Manchin, Capito Bill Passes Senate To Permanently Renew Federal Funding For HBCUS And Minority-Serving Schools
Washington, D.C. – U.S. Senators Joe Manchin (D-WV) and Shelley Moore Capito (R-WV), today announced the Senate passage of their legislation to permanently renew funding for Historically Black Colleges and Universities (HBCUs) and minority-serving institutions (MSIs). The legislation also includes a first step toward simplifying the Free Application for Federal Student Aid (FAFSA) process. Annual funding for MSIs expired on September 30, 2019.
“Minority-serving institutions serve a significant role in America’s history and have educated some of our country’s greatest thinkers. They continue to positively influence our nation by creating learning and growing opportunities through innovative research and world-class academics. I am proud to have worked with my colleagues on both sides of the aisle to permanently fund these institutions and ensure they continue to provide top-notch education for years to come,” said Senator Manchin.
“West Virginia is proud to be home to two HBCU’s, West Virginia State University and Bluefield State College,” Senator Capito said. “I’ve had the chance to see firsthand the life-changing impact of these institutions of higher education can have on someone’s life. It’s with particular passion that I’ve continued working with my colleagues to make sure every child and every student has access to an excellent education. This bipartisan and permanent fix will have a lasting impact on our students, and it will ensure HBCU’s have access to the federal support needed to help their students achieve their goals.”
“Without question, Title III, Part-F funding is of material importance to Historically Black Colleges and Universities (HBCUs),” said Harry L. Williams, President & CEO of the Thurgood Marshall College Fund (TMCF). “This bi-partisan agreement to renew Title III, Part-F, assuming that the legislation is subsequently passed by the House of Representatives and signed into law by President Trump, means that Alabama’s HBCUs will not suffer the loss of over $8 million in annual federal funding that is used to support these institutions’ respective missions; a result that is both consequential for our schools and, more importantly, their deserving students. TMCF greatly appreciates the leadership Senator Jones has taken throughout this process and for being a committed partner in ensuring that this critically-important, mandatory funding for HBCUs was not lost to history.”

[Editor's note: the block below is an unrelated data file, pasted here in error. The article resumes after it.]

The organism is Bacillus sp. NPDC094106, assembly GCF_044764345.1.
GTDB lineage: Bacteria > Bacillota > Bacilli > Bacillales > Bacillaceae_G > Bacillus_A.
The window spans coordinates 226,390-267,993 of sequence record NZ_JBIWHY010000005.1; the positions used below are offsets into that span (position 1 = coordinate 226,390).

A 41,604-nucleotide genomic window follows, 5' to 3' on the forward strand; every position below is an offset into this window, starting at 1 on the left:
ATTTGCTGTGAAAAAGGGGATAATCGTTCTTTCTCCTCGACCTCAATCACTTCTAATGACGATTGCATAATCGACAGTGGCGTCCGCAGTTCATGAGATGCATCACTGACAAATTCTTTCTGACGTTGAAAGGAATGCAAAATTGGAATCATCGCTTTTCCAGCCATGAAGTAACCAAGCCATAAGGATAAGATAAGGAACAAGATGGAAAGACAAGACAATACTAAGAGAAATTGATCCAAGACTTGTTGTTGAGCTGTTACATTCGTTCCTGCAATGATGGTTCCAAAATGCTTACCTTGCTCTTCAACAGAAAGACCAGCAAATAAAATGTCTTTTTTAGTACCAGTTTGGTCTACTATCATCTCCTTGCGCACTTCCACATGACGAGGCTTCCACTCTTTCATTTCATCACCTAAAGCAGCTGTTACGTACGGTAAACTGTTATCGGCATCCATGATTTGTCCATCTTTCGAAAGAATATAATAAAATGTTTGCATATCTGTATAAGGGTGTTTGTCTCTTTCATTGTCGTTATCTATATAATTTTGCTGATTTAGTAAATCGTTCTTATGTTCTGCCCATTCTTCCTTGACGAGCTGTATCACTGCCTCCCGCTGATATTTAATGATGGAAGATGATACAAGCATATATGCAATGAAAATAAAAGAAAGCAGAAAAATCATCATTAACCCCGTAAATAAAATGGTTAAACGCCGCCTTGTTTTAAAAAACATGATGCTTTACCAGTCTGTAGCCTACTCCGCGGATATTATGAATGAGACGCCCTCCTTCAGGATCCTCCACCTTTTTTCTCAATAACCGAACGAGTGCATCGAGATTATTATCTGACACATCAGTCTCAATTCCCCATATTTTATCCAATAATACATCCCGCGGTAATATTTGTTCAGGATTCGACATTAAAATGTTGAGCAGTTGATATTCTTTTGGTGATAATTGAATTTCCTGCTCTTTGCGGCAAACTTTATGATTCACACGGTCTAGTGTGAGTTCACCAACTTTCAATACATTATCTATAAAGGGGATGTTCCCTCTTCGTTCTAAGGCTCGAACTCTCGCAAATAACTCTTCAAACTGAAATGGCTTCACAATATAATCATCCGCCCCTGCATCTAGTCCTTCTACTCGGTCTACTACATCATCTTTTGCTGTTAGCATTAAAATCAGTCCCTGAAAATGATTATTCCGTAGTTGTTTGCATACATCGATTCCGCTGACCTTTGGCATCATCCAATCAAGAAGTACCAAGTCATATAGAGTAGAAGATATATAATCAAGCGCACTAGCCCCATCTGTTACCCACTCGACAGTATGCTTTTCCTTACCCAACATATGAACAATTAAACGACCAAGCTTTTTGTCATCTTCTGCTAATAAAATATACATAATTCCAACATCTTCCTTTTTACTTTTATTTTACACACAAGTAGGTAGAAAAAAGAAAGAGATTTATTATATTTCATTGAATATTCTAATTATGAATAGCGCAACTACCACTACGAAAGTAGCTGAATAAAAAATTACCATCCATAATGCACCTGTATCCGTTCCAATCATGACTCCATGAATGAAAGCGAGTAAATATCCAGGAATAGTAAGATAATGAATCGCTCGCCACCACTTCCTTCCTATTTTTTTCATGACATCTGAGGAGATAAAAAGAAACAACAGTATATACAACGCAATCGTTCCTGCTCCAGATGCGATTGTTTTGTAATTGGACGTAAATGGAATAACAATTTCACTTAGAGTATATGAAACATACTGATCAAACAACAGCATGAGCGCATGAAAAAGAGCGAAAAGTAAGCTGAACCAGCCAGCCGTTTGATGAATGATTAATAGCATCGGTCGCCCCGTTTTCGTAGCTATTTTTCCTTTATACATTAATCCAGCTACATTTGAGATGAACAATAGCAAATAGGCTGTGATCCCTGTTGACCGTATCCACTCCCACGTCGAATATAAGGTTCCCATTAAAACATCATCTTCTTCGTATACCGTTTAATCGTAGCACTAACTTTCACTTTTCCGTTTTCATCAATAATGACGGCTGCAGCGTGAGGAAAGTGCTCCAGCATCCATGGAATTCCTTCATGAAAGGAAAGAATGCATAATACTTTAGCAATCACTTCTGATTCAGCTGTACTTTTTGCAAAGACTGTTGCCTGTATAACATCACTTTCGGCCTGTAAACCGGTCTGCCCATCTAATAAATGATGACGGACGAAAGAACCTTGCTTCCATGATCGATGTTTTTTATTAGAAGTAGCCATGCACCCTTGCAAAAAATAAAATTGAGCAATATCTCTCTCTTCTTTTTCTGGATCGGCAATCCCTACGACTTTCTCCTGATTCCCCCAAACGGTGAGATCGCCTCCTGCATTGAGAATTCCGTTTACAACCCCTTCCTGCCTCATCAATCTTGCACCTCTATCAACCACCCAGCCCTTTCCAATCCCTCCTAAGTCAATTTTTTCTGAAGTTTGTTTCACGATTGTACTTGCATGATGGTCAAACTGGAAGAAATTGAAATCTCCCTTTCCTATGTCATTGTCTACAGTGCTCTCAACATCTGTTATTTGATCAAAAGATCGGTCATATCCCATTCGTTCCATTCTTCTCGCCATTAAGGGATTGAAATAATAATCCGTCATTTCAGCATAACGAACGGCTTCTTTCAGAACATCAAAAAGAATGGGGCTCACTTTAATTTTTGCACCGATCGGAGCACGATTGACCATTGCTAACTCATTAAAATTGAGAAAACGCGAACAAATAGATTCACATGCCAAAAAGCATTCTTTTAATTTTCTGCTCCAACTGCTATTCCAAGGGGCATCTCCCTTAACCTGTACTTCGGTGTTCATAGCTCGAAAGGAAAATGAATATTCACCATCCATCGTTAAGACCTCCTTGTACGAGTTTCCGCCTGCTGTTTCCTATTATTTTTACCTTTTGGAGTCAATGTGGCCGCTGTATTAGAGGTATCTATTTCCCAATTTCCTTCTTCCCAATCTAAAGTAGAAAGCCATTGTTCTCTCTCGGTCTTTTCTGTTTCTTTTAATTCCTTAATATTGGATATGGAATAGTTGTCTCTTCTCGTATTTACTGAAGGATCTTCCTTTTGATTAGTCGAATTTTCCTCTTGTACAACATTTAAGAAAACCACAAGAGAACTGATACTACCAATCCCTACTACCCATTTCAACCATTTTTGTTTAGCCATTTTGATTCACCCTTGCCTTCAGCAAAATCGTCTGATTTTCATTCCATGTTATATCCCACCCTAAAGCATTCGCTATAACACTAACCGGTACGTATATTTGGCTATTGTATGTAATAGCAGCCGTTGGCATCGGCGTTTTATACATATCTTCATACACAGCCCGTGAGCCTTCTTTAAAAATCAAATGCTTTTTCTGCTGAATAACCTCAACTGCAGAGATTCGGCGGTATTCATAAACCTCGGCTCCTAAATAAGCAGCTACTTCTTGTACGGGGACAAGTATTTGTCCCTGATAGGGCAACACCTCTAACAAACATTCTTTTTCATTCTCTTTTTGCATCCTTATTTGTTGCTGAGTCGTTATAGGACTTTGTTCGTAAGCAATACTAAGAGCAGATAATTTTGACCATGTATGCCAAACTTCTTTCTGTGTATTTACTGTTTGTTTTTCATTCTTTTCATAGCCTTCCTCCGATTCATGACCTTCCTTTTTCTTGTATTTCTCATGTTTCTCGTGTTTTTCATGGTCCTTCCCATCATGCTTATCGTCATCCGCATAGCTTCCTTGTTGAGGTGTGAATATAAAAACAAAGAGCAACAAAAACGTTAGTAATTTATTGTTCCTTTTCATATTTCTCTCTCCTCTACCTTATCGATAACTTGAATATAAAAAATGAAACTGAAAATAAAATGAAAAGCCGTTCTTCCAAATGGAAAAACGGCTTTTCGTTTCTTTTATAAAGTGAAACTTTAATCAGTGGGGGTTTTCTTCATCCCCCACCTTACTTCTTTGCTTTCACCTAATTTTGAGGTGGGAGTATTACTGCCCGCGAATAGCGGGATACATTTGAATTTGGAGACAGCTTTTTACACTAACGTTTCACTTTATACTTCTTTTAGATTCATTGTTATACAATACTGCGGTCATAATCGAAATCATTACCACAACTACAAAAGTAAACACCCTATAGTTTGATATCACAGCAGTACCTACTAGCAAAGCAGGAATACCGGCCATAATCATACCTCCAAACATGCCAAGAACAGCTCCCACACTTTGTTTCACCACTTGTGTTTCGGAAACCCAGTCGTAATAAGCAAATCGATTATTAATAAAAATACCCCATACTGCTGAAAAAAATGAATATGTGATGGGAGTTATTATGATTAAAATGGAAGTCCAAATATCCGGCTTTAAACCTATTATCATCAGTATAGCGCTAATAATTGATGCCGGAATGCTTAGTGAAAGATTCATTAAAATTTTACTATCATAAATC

“We have yet another reason to be thankful this season,” said Dr. Michael L. Lomax, president and CEO of UNCF. “We thank the thousands of HBCU advocates who took action through our digital campaign as well as Senators Doug Jones and Tim Scott, who are always essential in our work and who joined so many to speak up when HBCUs needed them most. Senators Lamar Alexander and Patty Murray also now have another in a long list of bipartisan compromises and joint effort for which they can take credit. This permanent funding solution, which would stave off unnecessary cuts for our institutions, will allow HBCUs to continue fostering innovation and inspiring future leaders in the STEM disciplines—and that helps our nation.”
“In a rare showing of bipartisanship in the 116th Congress that has been hamstrung by bitter partisanship, Senator Jones and his colleagues Senators Alexander, Murray and others, who recognize the centrality of HBCUs and MSIs to the security, strength, peace, progress, excellence, inclusivity, and global standing of America, led the Senate to act on their understanding of the Nation’s tremendous loss if these equal educational opportunity institutions are not strong and do not realize their full potential,” said Lezli Baskerville, President of the National Association for Equal Opportunity in Higher Education (NAFEO).
Next Article Previous Article